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Kalamu ya Salaam's information blog

 

September 12th, 2016

 

 

The History of

Spiritual Jazz:

Hear a

Transcendent

12-Hour Mix

Featuring

John Coltrane,

Sun Ra,

Herbie Hancock

& More

Jazz has inspired a great many things, and a great many things have inspired jazz, and more than a few of the music’s masters have found their aspiration by looking — or listening — to the divine. But that doesn’t necessarily mean they subscribe to traditional religion. As befits this naturally eclectic music that grew from an inherently eclectic country before it internationalized, its players tend to have an eclectic conception of the divine. In some of their interpretations, that conception sounds practically all-encompassing. You can experience the full spectrum of these aural visions, from the deeply personal to the fathomlessly cosmic, in this four-part, twelve-hour playlist of spiritual jazz from London online radio station NTS.

“During the tumultuous ’60s, there was a religious revolution to accompany the grand societal, sexual, racial, and cultural shifts already afoot,” writes Pitchfork’s Andy Beta. “Concurrently, the era’s primary African-American art form reflected such upheaval in its music, too: Jazz began to push against all constraints, be it chord changes, predetermined tempos, or melodies, so as to best reflect the pursuit of freedom in all of its forms.”

This culminated in John Coltrane’s masterpiece A Love Supreme, which opened the gates for other jazz players seeking the transcendent, using everything from “the sacred sound of the Southern Baptist church in all its ecstatic shouts and yells” to “enlightenment from Southeastern Asian esoteric practices like transcendental meditation and yoga.”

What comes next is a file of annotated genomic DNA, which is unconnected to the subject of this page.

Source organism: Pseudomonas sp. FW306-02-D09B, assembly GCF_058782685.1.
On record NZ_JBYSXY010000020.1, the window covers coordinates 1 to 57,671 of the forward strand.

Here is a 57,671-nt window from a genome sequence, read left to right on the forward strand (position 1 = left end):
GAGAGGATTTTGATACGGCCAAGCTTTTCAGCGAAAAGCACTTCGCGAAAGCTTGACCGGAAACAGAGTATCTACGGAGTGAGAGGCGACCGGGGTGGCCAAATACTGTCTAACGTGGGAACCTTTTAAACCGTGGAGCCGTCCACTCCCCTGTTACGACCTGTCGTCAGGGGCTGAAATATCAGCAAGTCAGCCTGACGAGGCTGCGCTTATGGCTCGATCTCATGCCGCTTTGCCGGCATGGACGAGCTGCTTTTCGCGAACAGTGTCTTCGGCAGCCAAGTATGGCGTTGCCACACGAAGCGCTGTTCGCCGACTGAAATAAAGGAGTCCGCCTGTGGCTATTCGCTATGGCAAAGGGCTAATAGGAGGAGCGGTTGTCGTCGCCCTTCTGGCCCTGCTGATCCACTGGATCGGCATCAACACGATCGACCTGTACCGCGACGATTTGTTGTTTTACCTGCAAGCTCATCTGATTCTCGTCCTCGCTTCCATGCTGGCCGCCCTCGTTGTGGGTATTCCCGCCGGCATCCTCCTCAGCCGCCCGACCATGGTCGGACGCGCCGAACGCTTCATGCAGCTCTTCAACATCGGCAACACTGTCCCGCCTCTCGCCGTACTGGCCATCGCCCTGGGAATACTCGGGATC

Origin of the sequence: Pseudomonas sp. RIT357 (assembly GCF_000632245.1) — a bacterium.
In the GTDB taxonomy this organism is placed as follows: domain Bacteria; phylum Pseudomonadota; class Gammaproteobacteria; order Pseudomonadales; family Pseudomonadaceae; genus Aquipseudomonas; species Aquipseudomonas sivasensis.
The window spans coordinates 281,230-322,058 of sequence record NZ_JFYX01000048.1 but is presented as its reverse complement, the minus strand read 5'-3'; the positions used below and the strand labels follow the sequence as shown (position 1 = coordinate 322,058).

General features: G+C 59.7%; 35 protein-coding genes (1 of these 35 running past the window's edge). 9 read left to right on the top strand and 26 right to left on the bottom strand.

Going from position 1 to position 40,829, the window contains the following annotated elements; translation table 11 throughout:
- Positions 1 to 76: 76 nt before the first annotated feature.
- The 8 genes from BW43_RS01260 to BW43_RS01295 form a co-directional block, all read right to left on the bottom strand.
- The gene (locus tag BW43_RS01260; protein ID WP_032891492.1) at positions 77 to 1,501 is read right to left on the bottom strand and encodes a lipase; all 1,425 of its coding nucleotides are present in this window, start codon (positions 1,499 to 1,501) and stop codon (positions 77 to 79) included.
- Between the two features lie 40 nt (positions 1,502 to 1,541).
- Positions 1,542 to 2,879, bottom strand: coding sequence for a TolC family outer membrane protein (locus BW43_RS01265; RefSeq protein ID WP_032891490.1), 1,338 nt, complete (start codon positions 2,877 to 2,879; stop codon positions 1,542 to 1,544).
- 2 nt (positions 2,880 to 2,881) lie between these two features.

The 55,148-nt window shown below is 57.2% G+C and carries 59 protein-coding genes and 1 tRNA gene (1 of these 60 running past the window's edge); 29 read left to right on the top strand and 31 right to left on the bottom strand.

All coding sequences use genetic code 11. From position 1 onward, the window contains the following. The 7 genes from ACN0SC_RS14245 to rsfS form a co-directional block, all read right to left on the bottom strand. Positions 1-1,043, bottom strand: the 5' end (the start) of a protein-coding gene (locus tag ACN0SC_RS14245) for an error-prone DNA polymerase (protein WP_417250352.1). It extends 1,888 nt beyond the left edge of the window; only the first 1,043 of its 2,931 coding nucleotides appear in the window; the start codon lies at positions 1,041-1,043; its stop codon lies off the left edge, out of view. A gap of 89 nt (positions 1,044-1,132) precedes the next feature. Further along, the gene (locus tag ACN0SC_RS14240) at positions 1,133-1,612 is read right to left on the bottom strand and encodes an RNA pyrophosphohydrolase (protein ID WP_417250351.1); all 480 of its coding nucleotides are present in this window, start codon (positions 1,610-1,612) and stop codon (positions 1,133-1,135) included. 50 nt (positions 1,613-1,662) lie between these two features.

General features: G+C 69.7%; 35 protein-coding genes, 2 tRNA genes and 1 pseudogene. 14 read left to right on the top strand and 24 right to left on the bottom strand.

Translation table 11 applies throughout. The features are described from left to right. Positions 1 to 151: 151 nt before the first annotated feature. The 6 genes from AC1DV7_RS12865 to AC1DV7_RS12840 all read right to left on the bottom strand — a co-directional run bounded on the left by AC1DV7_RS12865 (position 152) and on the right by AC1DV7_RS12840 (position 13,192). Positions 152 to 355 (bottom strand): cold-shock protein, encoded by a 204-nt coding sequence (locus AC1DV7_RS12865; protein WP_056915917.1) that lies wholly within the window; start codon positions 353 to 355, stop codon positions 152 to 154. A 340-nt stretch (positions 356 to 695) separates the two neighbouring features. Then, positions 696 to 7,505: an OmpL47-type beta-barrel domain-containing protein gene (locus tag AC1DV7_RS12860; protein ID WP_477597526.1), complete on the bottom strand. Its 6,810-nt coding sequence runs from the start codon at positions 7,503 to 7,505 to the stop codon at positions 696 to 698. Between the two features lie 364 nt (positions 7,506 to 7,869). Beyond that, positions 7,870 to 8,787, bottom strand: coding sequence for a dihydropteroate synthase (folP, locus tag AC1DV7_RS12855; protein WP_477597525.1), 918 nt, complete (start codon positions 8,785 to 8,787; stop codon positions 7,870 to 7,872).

It goes without saying that you can’t talk about spiritual jazz without talking about John Coltrane. Nor can you ignore the distinctive music and theology of Herman Poole Blount, better known as Sun Ra, composer, bandleader, music therapistAfrofuturist, and teacher of a course called “The Black Man in the Cosmos.” NTS’ expansive mixoffers work from both of them and other familiar artists like Alice Coltrane, Earth, Wind & Fire, Herbie Hancock, Gil Scott-Heron, Ornette Coleman, and many more (including players from as far away from the birthplace of jazz as Japan) who, whether or not you’ve heard of them before, can take you to places you’ve never been before. Start listening with the embedded first part of the playlist above; continue on to parts two, three, and four, and maybe — just maybe — you’ll come out of it wanting to found a church of your own.

 

>via: http://www.openculture.com/2016/09/the-history-of-spiritual-jazz.html

 

 

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  1. Bzzzzzzzz #
    August 13, 2017

    Know that those you classified as ” spiritual jazz ” did not like the term jazz. So what do you mean spiritual jazz. I think you had better do some serious research into that word. Many of the Masters rejected the term. Yusuf, Miles, Coltrane and many more.

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